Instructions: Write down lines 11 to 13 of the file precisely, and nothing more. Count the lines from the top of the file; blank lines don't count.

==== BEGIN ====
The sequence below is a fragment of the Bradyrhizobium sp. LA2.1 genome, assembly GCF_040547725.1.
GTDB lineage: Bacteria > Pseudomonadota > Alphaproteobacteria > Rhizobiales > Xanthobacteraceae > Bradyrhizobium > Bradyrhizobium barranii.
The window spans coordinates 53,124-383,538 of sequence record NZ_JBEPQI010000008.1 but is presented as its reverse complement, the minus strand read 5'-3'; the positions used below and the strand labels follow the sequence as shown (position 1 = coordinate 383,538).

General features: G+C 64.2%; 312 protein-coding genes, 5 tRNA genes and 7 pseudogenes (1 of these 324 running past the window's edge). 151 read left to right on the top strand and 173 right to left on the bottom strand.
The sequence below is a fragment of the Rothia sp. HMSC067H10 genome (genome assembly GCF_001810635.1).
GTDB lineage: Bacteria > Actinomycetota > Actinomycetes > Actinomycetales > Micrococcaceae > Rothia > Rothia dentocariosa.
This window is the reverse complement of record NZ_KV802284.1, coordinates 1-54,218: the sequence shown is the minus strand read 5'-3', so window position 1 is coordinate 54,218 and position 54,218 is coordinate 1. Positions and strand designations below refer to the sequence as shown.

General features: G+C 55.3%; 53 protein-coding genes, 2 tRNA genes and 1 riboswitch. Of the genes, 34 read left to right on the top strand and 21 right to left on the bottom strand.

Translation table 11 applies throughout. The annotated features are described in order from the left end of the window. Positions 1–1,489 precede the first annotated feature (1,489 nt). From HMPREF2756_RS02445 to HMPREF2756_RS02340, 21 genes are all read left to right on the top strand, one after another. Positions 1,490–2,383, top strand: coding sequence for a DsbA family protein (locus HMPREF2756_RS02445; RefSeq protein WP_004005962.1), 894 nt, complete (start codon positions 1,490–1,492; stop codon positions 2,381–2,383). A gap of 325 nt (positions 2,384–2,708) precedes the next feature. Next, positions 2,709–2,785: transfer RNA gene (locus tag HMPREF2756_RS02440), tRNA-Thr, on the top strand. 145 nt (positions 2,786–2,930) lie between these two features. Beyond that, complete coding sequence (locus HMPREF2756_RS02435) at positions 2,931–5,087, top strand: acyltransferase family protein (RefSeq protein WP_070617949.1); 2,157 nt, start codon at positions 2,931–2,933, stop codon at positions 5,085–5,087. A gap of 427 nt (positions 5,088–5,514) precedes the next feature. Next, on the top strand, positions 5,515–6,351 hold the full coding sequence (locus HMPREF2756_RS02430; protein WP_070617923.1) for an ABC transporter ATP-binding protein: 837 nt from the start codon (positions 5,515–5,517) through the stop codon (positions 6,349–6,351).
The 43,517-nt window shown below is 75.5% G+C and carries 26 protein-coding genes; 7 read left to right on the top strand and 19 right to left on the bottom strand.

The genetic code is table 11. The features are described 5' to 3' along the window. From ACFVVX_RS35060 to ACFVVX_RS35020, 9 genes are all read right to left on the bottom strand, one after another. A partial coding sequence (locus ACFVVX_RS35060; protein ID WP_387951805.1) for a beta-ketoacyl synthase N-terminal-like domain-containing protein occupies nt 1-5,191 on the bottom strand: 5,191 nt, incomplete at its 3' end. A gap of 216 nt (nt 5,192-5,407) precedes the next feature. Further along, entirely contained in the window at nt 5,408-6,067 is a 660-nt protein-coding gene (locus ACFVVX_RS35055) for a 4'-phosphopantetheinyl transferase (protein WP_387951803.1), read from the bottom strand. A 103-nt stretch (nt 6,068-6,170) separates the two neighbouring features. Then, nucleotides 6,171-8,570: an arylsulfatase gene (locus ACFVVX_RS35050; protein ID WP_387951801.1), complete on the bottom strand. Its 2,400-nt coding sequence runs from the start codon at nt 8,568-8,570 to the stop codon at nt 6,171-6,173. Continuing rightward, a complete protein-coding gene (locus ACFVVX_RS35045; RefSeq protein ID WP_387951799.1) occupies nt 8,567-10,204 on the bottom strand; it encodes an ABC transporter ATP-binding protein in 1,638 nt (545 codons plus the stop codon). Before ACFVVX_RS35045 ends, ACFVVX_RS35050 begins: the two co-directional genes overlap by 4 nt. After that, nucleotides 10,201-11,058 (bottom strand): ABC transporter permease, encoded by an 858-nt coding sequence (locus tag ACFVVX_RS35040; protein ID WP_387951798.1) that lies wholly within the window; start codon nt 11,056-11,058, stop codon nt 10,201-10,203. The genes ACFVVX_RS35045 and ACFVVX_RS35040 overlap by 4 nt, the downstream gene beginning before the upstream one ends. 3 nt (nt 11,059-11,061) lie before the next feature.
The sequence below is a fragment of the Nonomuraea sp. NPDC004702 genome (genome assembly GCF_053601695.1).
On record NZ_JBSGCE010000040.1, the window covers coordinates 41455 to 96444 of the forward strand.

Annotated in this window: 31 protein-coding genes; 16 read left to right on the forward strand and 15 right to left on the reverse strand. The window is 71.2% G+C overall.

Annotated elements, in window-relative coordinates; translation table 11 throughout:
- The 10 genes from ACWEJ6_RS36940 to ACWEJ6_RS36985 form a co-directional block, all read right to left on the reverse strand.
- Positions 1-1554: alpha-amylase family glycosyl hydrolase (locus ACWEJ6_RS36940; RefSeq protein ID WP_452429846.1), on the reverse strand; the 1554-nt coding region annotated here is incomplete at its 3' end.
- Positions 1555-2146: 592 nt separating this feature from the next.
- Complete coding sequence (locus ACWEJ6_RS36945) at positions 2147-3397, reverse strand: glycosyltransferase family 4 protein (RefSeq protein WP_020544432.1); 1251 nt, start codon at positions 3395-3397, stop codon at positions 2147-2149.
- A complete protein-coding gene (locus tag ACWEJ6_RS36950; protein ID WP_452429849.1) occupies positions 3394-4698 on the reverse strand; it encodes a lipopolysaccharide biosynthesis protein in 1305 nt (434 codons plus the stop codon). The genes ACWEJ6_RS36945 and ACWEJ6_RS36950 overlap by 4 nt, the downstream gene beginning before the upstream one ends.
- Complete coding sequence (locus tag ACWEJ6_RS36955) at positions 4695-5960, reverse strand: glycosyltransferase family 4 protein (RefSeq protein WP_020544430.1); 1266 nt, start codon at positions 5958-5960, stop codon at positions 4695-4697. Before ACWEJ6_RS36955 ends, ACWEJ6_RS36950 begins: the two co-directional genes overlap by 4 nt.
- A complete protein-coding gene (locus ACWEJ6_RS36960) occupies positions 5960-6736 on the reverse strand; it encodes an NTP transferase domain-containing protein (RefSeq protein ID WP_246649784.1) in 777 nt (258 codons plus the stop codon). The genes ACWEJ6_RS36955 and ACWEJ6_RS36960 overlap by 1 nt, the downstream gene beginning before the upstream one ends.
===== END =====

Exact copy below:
The genetic code is table 11. The features are described 5' to 3' along the window. From ACFVVX_RS35060 to ACFVVX_RS35020, 9 genes are all read right to left on the bottom strand, one after another. A partial coding sequence (locus ACFVVX_RS35060; protein ID WP_387951805.1) for a beta-ketoacyl synthase N-terminal-like domain-containing protein occupies nt 1-5,191 on the bottom strand: 5,191 nt, incomplete at its 3' end. A gap of 216 nt (nt 5,192-5,407) precedes the next feature. Further along, entirely contained in the window at nt 5,408-6,067 is a 660-nt protein-coding gene (locus ACFVVX_RS35055) for a 4'-phosphopantetheinyl transferase (protein WP_387951803.1), read from the bottom strand. A 103-nt stretch (nt 6,068-6,170) separates the two neighbouring features. Then, nucleotides 6,171-8,570: an arylsulfatase gene (locus ACFVVX_RS35050; protein ID WP_387951801.1), complete on the bottom strand. Its 2,400-nt coding sequence runs from the start codon at nt 8,568-8,570 to the stop codon at nt 6,171-6,173. Continuing rightward, a complete protein-coding gene (locus ACFVVX_RS35045; RefSeq protein ID WP_387951799.1) occupies nt 8,567-10,204 on the bottom strand; it encodes an ABC transporter ATP-binding protein in 1,638 nt (545 codons plus the stop codon). Before ACFVVX_RS35045 ends, ACFVVX_RS35050 begins: the two co-directional genes overlap by 4 nt. After that, nucleotides 10,201-11,058 (bottom strand): ABC transporter permease, encoded by an 858-nt coding sequence (locus tag ACFVVX_RS35040; protein ID WP_387951798.1) that lies wholly within the window; start codon nt 11,056-11,058, stop codon nt 10,201-10,203. The genes ACFVVX_RS35045 and ACFVVX_RS35040 overlap by 4 nt, the downstream gene beginning before the upstream one ends. 3 nt (nt 11,059-11,061) lie before the next feature.
The sequence below is a fragment of the Nonomuraea sp. NPDC004702 genome (genome assembly GCF_053601695.1).
On record NZ_JBSGCE010000040.1, the window covers coordinates 41455 to 96444 of the forward strand.